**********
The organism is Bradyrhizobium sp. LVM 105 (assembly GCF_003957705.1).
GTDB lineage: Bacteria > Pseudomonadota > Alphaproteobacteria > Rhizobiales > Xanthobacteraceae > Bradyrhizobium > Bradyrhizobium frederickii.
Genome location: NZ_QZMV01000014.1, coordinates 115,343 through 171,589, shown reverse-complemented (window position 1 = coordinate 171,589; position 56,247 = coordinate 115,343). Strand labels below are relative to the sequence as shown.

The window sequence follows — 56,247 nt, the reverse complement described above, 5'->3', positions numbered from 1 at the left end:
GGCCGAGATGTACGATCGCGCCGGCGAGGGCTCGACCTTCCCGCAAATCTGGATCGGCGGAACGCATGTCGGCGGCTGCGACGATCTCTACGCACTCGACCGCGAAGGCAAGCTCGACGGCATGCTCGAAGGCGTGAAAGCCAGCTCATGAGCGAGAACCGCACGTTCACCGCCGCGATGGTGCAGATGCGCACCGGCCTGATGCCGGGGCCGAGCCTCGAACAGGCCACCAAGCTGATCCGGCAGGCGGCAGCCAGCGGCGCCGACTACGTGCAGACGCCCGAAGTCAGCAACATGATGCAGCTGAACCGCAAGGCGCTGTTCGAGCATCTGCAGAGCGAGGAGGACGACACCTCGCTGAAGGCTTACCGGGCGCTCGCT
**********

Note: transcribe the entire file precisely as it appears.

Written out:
The organism is Bradyrhizobium sp. LVM 105 (assembly GCF_003957705.1).
GTDB lineage: Bacteria > Pseudomonadota > Alphaproteobacteria > Rhizobiales > Xanthobacteraceae > Bradyrhizobium > Bradyrhizobium frederickii.
Genome location: NZ_QZMV01000014.1, coordinates 115,343 through 171,589, shown reverse-complemented (window position 1 = coordinate 171,589; position 56,247 = coordinate 115,343). Strand labels below are relative to the sequence as shown.

The window sequence follows — 56,247 nt, the reverse complement described above, 5'->3', positions numbered from 1 at the left end:
GGCCGAGATGTACGATCGCGCCGGCGAGGGCTCGACCTTCCCGCAAATCTGGATCGGCGGAACGCATGTCGGCGGCTGCGACGATCTCTACGCACTCGACCGCGAAGGCAAGCTCGACGGCATGCTCGAAGGCGTGAAAGCCAGCTCATGAGCGAGAACCGCACGTTCACCGCCGCGATGGTGCAGATGCGCACCGGCCTGATGCCGGGGCCGAGCCTCGAACAGGCCACCAAGCTGATCCGGCAGGCGGCAGCCAGCGGCGCCGACTACGTGCAGACGCCCGAAGTCAGCAACATGATGCAGCTGAACCGCAAGGCGCTGTTCGAGCATCTGCAGAGCGAGGAGGACGACACCTCGCTGAAGGCTTACCGGGCGCTCGCT